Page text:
Rachel Lee Hall previously contributed her Forest Under Stress research here. Healthy Forests, Healthy Communities thanks her again for allowing us to share this follow-up to her work:
I am a long time resident of Oregon and a citizens advocate for forest policy change from passive forest management (management by nature or hands-off) to active forest management or (hands-on) aggressive forest management to transform the out dated practices of passive forest management that caused the reverse of sequestration in our national forests and the current trend in wildfires while there is time to do so.
The forest science of the past three decades of “management by nature” provided a disturbance in the natural fire cycle for our forests with massive fuel load buildup, the reasons for crown fires as outlined in the pamphlet Forest Under Stress (FUS)- available for download here.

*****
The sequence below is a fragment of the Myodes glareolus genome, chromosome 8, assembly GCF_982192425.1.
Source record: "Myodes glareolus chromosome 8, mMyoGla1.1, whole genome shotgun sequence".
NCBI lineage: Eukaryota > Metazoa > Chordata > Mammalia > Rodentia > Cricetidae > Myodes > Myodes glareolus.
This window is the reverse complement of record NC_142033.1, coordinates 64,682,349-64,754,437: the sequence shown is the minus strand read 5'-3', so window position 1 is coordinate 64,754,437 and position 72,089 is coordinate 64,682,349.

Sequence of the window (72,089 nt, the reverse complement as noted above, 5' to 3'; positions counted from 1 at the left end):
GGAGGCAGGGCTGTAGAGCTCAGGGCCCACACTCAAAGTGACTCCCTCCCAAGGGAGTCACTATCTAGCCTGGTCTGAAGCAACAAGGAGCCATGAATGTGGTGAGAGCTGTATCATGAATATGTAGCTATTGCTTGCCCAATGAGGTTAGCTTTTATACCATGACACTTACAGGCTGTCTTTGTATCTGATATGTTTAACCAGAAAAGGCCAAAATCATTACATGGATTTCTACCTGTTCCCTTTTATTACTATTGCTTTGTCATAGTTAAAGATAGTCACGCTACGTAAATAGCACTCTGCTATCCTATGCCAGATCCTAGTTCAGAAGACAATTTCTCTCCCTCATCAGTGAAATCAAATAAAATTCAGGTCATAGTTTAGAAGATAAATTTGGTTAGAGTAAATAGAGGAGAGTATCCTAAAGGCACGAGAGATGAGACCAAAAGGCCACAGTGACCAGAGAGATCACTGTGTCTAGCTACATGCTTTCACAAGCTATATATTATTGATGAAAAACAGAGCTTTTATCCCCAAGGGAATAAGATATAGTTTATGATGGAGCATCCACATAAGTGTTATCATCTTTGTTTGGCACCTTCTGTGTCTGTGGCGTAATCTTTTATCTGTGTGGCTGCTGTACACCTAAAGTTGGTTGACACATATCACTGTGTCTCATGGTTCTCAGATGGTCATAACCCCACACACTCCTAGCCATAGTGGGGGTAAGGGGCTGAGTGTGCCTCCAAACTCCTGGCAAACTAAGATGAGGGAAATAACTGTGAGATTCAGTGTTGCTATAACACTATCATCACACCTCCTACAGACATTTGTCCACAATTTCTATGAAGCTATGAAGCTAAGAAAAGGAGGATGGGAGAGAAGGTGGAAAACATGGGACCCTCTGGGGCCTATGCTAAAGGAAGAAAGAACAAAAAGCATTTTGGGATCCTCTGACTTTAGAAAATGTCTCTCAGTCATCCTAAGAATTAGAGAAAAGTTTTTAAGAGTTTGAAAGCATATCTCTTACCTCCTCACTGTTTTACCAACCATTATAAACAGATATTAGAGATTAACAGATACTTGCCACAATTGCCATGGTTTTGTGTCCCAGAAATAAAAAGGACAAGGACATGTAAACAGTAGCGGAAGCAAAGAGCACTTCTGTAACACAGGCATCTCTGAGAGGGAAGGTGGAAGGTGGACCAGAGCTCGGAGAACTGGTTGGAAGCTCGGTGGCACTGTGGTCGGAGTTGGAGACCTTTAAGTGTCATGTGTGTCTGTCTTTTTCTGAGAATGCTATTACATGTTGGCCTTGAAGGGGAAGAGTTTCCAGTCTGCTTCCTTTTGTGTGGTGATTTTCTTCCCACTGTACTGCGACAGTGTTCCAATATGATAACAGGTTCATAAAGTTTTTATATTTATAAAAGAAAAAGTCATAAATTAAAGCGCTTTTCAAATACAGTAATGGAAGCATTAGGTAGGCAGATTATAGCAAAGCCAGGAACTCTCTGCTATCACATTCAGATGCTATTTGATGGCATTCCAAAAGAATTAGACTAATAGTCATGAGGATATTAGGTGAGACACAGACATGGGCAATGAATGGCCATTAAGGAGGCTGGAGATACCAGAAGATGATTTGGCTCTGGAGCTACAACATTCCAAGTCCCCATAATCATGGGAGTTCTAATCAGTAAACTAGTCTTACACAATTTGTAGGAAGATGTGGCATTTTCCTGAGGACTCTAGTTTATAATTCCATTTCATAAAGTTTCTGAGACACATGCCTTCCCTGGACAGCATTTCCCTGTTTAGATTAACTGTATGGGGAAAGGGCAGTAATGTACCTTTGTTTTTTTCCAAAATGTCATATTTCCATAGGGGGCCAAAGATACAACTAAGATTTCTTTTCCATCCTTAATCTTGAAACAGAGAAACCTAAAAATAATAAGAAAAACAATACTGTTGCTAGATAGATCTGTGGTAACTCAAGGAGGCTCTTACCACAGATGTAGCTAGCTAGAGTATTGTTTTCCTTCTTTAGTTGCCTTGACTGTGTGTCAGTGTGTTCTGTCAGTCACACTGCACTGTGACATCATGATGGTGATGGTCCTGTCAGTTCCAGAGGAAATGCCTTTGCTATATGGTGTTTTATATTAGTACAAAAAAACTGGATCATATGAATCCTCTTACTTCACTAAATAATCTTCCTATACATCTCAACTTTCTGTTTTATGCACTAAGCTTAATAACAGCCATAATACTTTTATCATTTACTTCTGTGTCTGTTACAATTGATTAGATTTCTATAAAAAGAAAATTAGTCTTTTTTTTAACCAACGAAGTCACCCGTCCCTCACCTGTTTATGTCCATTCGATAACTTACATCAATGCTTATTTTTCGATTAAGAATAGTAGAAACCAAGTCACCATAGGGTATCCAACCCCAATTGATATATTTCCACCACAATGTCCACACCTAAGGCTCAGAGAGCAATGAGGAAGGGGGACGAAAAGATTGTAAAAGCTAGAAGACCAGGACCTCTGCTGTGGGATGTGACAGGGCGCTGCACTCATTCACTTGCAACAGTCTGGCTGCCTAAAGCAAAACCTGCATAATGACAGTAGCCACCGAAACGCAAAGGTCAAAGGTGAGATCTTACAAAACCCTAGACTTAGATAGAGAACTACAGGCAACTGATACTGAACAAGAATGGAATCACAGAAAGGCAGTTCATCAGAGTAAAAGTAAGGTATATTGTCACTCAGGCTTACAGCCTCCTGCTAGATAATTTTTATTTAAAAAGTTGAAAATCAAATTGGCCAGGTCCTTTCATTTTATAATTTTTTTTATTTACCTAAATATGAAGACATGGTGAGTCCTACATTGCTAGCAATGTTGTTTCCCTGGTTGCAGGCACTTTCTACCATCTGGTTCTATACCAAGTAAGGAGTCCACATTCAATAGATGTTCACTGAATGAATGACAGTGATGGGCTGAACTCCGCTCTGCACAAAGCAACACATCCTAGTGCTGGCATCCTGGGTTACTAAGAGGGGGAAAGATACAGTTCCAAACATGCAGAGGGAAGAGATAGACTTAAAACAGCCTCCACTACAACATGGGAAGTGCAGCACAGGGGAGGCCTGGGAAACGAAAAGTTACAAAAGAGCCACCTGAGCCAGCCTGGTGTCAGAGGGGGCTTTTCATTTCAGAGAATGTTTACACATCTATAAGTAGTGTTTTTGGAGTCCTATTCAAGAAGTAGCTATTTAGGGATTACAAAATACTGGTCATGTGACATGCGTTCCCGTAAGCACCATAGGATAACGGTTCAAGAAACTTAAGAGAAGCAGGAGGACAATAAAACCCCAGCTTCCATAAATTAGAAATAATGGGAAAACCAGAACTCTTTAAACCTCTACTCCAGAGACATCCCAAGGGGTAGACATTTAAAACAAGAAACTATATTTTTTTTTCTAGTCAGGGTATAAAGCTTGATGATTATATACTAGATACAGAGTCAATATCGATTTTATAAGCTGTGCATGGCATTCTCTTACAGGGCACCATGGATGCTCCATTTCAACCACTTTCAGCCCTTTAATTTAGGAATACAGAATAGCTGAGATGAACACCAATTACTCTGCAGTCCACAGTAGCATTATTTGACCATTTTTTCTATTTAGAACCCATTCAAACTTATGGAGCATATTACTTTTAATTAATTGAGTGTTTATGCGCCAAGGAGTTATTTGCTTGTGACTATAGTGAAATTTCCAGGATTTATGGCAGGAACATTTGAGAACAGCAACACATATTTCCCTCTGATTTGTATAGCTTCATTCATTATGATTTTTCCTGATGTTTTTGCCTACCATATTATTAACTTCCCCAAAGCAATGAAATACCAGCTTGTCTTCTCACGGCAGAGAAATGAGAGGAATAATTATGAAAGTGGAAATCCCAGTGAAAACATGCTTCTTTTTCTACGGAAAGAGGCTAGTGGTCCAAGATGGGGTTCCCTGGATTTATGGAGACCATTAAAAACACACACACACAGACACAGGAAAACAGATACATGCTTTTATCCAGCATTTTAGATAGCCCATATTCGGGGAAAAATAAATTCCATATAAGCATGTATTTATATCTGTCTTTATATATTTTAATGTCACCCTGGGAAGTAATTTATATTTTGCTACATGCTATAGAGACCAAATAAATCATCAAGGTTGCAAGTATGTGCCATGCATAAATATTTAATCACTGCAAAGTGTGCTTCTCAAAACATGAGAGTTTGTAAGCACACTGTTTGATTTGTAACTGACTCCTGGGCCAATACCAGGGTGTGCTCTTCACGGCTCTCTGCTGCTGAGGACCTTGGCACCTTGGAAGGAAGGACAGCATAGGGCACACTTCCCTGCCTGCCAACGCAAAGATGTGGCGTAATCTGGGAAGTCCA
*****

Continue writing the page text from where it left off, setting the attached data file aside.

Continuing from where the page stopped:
Excellent forest management would be to immediately address the paradox of major revenue going towards fire efforts and put substantial or equal revenue towards active forest management as presented in Reverse of Sequestration of National Forest (RSNF) – click here to download – during the critical narrow window that active forest management polices can operate in the forests without danger of wildfire outbreaks.
The main offender for the current trend in wildfires including producing record breaking fire suppression costs are lack of forest management, which is the greatest threat to our forest health, human life, and habitat. The consequence of unprecedented wildfires, are vastly reducing the sink of sequestration in the northwest as mature trees die from stress and go up in smoke.